Instead, we have crowdfunding for climate refugees because the wealthy don’t pay enough taxes and we don’t have the public resources — or, in places like Puerto Rico, Trump doesn’t want to spend the public resources — to save and rebuild lives.

Meanwhile, California burns.

The air quality in SF is pretty bad today, so if you have breathing problems, these city libraries are open and have filtered air:

San Francisco Main Library, 100 Larkin St., 9:00 am to 8:00 pm 

Chinatown Branch Library, 1135 Powell Street, 10:00 am to 9:00 pm 

Mission Bay Branch Library, 960 Fourth Street, 10:00 am to 6:00 pm 

Glen Park Branch Libary, 2825 Diamond Street, 10:00 am to 6:00 pm

If you want to help out, North Bay evacuation centers desperately need cots, sleeping bags, nonperishable foods, hygiene items etc. You can make a donation here.

The Sacramento Bee has a guide to where to donate here.

The Stud will be accepting donation of goods today starting at 5pm. Here’s what’s needed:

Baby food

Canned food

Diapers (baby and adult)


Toiletries- toothbrush, paste, toilet paper etc

Dog & cat food and litter

Other pet supplies (water and food bowls etc)

Water and juice

Clothes (all ages and sizes) 

New underwear in package

New pillows in package

Clean blankets

The bar also accepting monetary donations that will be dispersed to several local funds.

Please add your suggestions in comments. We will update as we get more information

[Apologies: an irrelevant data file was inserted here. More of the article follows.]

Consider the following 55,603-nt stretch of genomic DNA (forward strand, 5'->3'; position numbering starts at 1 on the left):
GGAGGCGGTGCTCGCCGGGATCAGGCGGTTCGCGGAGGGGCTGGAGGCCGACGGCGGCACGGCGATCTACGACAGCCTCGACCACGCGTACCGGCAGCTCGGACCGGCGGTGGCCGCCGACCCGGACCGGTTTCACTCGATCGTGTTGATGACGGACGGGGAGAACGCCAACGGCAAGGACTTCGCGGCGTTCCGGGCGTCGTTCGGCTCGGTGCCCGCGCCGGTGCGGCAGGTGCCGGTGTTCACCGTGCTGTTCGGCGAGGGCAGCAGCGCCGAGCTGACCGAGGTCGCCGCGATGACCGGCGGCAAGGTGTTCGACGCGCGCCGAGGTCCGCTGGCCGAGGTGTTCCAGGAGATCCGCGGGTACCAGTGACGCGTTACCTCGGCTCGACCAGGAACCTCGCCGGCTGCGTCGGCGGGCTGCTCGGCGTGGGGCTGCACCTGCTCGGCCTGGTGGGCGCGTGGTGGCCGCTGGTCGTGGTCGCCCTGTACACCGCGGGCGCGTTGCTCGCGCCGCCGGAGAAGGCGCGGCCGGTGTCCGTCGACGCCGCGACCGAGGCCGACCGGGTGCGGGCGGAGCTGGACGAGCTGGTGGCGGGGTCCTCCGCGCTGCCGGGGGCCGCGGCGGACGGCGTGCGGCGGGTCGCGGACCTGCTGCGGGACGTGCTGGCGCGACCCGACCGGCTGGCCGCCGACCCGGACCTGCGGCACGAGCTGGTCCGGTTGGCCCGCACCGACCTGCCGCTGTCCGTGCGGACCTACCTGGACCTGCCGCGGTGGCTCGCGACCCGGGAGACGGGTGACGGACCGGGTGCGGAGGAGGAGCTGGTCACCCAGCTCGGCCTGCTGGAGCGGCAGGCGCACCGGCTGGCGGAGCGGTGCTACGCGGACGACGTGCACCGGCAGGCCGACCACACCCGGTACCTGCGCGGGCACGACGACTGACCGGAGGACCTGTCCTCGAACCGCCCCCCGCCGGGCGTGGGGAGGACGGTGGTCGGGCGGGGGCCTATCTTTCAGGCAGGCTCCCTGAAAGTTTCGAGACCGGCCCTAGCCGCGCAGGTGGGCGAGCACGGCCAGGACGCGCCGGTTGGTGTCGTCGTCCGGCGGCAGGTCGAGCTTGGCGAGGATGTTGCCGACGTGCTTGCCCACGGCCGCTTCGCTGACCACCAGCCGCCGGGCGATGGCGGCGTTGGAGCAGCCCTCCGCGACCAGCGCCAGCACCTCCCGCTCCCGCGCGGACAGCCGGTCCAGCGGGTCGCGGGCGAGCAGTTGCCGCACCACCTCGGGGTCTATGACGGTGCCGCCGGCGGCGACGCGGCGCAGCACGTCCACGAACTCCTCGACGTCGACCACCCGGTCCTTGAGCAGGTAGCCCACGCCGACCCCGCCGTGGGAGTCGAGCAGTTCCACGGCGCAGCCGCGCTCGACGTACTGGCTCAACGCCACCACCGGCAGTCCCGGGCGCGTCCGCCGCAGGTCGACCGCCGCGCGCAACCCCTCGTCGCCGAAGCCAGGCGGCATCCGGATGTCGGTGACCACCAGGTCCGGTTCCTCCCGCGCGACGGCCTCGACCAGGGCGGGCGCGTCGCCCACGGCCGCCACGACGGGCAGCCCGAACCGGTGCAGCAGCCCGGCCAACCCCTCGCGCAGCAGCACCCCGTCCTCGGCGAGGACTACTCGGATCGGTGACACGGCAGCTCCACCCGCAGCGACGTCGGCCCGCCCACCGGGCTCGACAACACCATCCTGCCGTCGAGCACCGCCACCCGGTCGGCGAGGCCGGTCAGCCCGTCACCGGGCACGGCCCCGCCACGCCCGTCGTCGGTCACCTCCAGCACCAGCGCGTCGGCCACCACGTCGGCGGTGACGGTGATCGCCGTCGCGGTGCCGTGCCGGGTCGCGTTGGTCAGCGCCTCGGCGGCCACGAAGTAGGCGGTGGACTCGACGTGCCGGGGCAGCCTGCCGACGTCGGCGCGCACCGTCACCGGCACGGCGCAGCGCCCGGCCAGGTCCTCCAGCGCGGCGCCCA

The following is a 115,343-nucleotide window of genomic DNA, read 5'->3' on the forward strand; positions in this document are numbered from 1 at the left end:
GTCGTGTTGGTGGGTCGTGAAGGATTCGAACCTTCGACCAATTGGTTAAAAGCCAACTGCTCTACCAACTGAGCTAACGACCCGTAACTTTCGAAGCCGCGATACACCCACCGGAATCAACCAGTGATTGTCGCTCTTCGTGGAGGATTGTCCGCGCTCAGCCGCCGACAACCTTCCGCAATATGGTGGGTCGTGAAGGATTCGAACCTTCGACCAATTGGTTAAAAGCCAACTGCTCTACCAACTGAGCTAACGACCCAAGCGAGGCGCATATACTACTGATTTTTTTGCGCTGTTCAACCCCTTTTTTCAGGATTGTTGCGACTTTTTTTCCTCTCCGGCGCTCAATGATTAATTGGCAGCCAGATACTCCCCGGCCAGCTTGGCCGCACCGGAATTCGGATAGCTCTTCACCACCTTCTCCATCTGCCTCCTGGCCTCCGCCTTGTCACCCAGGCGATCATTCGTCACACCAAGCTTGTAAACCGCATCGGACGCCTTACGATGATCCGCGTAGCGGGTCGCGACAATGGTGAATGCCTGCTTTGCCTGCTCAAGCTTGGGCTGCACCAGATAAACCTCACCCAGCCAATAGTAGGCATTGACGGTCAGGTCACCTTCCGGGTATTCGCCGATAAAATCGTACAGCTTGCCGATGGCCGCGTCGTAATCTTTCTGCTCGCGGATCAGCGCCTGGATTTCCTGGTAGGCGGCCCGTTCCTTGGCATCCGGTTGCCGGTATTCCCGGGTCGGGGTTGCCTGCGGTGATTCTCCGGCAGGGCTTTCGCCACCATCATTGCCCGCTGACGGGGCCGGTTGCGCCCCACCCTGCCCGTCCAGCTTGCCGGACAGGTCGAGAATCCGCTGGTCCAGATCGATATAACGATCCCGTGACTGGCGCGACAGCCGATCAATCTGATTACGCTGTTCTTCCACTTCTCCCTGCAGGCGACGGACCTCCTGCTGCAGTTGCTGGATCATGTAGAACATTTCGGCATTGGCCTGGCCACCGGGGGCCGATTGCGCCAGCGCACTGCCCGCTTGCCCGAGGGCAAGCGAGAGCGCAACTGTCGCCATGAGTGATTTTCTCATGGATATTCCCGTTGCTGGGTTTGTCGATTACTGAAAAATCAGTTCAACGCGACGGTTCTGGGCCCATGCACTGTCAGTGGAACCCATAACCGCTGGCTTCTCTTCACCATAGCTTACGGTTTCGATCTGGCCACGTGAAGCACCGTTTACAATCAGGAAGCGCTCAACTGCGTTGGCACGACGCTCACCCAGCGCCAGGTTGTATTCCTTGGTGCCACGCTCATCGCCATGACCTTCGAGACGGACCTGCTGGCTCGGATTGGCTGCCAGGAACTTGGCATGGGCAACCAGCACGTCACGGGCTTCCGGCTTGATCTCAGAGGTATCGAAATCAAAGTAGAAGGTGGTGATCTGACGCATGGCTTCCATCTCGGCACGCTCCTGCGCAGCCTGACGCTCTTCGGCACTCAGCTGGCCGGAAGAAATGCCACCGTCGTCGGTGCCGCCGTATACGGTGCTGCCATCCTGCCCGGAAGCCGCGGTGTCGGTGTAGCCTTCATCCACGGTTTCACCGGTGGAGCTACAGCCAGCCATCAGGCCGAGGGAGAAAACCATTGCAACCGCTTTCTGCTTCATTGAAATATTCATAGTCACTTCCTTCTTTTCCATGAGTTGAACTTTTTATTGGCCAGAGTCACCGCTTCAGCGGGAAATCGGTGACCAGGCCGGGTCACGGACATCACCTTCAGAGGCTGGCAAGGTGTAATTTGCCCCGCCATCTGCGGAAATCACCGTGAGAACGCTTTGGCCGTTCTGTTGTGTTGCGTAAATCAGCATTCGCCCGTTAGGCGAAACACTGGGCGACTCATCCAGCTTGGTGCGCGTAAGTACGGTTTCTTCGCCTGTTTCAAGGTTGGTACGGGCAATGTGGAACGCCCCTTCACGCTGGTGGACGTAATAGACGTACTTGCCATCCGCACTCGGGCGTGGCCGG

1. Unfortunately these problems are not just caused by carbon emissions. Despite the damage that our Asshole-in-Chief president thinks he can inflict, the demand for coal is not as high as the demand for cleaner, cheaper energy. And some of the actions he has taken like withdrawing from the Paris climate accord won't begin for four or five years, which means they can be reversed by his whoever follows him. People are way behind the curve in controlling the environmental damage inflicted over the last 50 years and the damage that will probably be inflicted over the next 50 years. IMHO the real problems are overpopulation, industrialization, widespread agriculture and the fact that other species and flora and fauna are being crowded out and becoming extinct.
    You can use a google map to see how high above sea level your present location is. Many San Franciscans are lucky enough to live on top of a hill, which means they won't be under water. People are going to have to live in higher elevations with nearby sources of fresh water, which is what they have done throughout most of history. But no matter what people do, a planet with 9 billion people is going to be a very difficult place to live.
    None of this is really new or surprising, these are themes that you see over and over again in the Bible as well as in Greek mythology and almost every science fiction horror story written. Civilization is an inherently destructive force.

  2. …forget it…americans simply are too immature for this discussion …it will never happen…forget about it.

  3. Damn right, Tim. We need to get serious about cutting off fossil fuels. It won't be easy but there is no alternative. is working on this.

  4. Don't hold your breath on climate control. Donald Trump just signed a document to bring back coal plants. Not that it will happen, but, he thinks it is a good idea to try.
    The developers and unions could give us all a break and set their sights on re-building the fire damaged properties up north. There is plenty of need for their services up there.

  5. Certainly not if they consume and consume and sh!t it all out and consume some more.

    But it does seem that if we can't rationally limit ourselves and our impact, then Nature will just have to do it for us.

    But try to get anybody to agree on what they're willing to give up together.

Comments are closed.